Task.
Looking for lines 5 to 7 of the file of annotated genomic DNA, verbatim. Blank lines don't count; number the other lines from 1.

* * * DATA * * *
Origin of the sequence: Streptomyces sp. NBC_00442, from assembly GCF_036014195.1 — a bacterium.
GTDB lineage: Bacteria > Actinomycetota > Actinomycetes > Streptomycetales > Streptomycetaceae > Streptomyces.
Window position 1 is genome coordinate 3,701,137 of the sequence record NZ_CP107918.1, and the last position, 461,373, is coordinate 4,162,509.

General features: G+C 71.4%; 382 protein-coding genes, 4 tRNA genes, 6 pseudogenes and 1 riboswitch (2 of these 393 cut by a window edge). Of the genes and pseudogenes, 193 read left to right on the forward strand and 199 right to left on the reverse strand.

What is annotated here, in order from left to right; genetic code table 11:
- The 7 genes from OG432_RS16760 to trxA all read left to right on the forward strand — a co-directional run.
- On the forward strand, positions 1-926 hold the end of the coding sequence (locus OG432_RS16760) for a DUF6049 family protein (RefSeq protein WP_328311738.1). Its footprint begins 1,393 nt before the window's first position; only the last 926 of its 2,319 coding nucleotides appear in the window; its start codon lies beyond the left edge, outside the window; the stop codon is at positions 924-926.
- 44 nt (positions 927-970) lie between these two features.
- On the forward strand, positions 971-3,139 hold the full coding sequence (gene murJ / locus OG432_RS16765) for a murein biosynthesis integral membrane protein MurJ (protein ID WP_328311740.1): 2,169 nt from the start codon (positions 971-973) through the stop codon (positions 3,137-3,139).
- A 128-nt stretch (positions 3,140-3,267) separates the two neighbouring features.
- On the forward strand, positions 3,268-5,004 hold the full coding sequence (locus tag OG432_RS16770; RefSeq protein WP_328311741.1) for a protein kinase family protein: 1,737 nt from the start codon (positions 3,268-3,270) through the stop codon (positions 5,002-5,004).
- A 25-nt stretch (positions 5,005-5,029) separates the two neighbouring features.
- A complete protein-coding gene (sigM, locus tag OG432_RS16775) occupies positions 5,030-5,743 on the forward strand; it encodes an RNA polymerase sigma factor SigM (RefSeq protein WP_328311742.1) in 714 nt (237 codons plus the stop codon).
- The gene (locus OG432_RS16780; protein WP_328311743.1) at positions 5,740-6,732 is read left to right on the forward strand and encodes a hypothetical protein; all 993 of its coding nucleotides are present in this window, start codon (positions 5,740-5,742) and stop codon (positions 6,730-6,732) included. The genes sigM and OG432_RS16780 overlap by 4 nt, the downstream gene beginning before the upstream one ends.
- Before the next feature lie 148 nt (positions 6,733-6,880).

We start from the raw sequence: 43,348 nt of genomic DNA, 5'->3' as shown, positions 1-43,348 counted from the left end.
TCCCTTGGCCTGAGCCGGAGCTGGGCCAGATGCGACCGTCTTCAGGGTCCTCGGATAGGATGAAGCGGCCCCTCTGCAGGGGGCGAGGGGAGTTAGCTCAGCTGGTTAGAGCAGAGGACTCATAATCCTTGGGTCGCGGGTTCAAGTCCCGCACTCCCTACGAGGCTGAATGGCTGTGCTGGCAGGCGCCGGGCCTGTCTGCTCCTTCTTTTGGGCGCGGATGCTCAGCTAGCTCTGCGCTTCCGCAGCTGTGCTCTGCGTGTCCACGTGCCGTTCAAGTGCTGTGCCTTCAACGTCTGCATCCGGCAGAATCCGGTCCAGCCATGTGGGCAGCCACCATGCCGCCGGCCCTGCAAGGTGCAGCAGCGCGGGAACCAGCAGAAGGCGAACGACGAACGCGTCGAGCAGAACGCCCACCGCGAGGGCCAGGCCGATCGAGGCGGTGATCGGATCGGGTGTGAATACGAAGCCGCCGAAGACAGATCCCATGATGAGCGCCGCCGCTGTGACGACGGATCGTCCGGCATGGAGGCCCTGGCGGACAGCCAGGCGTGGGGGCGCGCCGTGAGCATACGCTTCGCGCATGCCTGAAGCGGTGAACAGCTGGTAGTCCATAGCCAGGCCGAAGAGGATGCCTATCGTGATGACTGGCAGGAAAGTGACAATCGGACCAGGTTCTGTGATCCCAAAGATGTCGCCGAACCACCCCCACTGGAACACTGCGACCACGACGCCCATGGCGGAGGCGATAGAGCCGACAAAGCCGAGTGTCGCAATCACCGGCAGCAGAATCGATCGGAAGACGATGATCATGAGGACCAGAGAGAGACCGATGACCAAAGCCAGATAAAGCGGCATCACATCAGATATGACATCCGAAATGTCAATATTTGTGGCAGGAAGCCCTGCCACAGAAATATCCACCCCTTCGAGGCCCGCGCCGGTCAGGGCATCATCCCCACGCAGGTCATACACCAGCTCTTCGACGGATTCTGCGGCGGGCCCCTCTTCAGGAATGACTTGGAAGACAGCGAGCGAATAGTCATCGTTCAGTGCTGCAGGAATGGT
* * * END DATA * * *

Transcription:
What is annotated here, in order from left to right; genetic code table 11:
- The 7 genes from OG432_RS16760 to trxA all read left to right on the forward strand — a co-directional run.
- On the forward strand, positions 1-926 hold the end of the coding sequence (locus OG432_RS16760) for a DUF6049 family protein (RefSeq protein WP_328311738.1). Its footprint begins 1,393 nt before the window's first position; only the last 926 of its 2,319 coding nucleotides appear in the window; its start codon lies beyond the left edge, outside the window; the stop codon is at positions 924-926.